For more information on this topic, check out "Grisham Novel Imitates Real Life: Could it Happen in Arizona" by Ted Schmidt, which can be found in our most recent newsletter.
Last week the Supreme Court ruled, in a 5-4 decision, that judges are prohibited from hearing cases that involve an interested party to the lawsuit that made large contributions to the judge's election campaign. The case before the Supreme Court involved a West Virginian judge who remained involved in a lawsuit filed against Massey Energy Co., the judge's most generous election supporter. The judge helped overturn an $82.7 million dollar verdict against Massey Energy Co. The Supreme Court ruled that judges who remained involved in these situations deprive the other side of the constitutional right to a fair hearing.
This decision will have a huge impact for several reasons. 39 states currently select their judges through partisan elections, and candidates for the highest state courts have raised more than $168 million in judicial election campaigns since 2000. On top of the large amounts of money involved in these campaigns, judicial elections also create negative game-playing and bench-swapping. For example, in the case heard before the Supreme Court, Massey Energy Co. donated $3 million to a judicial campaign so that they could defeat an incumbent judge and replace that judge with someone who would more favorably support its cause. It is not a coincidence that their substantial efforts in replacing the incumbent judge during re-election also occurred before its case was to be heard on appeal.
Those against partisan judicial elections argue that the elections interfere with the independence and neutrality of the judicial branch because they put biased pressure on judges who have been given lots of money from certain parties and who fear that the wrong ruling will prevent them from re-election. The Supreme Court's ruling last week will either force such bias out of the courtroom or force states that use partisan judicial elections to rethink their method of how judges are selected.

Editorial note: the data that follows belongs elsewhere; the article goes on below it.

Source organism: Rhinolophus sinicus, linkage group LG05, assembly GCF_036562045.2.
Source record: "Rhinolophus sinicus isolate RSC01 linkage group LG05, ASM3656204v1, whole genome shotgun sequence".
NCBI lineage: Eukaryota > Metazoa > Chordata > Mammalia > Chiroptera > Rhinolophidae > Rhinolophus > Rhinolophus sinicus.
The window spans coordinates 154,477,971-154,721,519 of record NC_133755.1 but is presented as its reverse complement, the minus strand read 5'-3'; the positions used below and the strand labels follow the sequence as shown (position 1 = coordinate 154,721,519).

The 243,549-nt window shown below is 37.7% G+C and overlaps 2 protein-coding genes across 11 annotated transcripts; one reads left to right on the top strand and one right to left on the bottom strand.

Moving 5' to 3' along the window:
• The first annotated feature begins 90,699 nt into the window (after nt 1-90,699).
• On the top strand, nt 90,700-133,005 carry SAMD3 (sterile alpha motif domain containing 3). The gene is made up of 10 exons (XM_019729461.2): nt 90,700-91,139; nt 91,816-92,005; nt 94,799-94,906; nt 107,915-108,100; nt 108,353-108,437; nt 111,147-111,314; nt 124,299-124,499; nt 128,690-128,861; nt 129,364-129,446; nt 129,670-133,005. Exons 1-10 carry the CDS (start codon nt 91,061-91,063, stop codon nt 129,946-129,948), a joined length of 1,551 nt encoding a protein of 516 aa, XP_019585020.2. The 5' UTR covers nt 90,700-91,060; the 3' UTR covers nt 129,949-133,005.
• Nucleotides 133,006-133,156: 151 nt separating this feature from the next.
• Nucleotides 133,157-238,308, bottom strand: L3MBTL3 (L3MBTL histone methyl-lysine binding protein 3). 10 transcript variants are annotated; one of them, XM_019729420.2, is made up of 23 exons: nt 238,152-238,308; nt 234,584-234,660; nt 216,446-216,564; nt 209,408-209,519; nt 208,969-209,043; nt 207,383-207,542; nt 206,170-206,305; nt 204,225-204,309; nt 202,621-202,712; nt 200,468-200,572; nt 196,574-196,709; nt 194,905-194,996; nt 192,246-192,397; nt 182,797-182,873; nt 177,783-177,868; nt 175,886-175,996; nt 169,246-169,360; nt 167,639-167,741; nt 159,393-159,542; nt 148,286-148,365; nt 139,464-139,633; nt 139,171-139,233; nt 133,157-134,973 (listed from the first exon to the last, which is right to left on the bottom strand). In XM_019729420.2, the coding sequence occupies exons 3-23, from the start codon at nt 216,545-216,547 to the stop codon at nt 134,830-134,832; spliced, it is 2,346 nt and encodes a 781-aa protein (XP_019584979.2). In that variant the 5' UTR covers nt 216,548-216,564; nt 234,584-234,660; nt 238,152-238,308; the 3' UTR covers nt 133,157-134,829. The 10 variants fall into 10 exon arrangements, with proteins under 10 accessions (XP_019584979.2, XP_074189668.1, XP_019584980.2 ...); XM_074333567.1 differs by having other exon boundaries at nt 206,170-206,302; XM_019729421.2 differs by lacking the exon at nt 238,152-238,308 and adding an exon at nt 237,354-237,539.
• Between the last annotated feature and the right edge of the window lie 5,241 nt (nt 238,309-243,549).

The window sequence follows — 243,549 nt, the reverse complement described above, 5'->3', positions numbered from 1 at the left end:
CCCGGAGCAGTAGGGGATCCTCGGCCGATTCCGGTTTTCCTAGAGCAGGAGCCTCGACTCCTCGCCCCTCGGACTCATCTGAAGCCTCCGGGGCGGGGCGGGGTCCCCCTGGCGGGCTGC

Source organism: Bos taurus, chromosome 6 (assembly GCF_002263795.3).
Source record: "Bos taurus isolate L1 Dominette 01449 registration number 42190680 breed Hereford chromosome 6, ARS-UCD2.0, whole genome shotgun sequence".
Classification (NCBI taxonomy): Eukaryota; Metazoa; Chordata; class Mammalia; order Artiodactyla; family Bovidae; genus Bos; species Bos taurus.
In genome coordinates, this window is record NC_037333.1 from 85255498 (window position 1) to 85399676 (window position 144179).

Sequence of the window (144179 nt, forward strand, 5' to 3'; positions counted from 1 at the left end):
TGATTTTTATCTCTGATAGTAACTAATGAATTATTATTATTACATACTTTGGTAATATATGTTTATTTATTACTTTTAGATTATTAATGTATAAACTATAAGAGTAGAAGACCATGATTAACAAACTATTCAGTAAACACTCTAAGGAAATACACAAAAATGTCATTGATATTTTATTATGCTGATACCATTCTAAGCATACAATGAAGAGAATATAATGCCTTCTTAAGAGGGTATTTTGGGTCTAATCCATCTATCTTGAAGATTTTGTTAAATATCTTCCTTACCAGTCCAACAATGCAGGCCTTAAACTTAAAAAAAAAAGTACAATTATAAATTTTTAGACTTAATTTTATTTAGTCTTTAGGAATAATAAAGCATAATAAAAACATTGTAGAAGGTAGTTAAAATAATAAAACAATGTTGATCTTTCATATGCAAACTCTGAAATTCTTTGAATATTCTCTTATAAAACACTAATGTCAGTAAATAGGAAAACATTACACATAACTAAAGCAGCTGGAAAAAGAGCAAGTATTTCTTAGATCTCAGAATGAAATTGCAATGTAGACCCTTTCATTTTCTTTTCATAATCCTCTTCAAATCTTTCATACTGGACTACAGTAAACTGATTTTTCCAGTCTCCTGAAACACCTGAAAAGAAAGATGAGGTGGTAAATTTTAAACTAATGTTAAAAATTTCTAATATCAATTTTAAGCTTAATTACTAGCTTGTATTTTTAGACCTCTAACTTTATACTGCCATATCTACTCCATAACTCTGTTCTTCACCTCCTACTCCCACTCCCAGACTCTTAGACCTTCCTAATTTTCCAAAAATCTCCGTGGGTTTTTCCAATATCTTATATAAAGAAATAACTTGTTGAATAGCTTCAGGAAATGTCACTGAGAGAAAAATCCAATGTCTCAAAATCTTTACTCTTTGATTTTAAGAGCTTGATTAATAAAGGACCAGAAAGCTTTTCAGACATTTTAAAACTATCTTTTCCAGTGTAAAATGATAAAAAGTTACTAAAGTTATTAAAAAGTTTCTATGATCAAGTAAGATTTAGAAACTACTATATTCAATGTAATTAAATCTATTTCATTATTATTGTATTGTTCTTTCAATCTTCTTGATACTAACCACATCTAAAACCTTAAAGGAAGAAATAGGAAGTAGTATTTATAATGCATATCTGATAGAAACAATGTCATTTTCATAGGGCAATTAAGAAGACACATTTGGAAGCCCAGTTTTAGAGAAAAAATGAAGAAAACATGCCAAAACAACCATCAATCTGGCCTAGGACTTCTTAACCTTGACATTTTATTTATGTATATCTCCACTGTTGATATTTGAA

Fortunately, Arizona does not currently use judicial elections, but instead uses a method known as merit selection for picking judges. Under this method, a carefully selected commission appointed by the state senate and made up of Democrats, Republicans, lawyers, judges and lay people review applicants for the court, nominate three candidates (at least one from each party) and submit these names to the governor for selection. Once selected, judges are subject to a vote by the people; the vote does not determine whether one judge should be replaced by another judge, but rather whether the judge should be allowed to retain the bench based on his or her performance.
There have been current attempts by the Arizona Legislature to overthrow merit selection in favor of partisan judicial elections. Based on the negativity that elections have on disrupting the independence and neutrality of the judicial branch, such a change in how judges are selected in Arizona would be very unwise.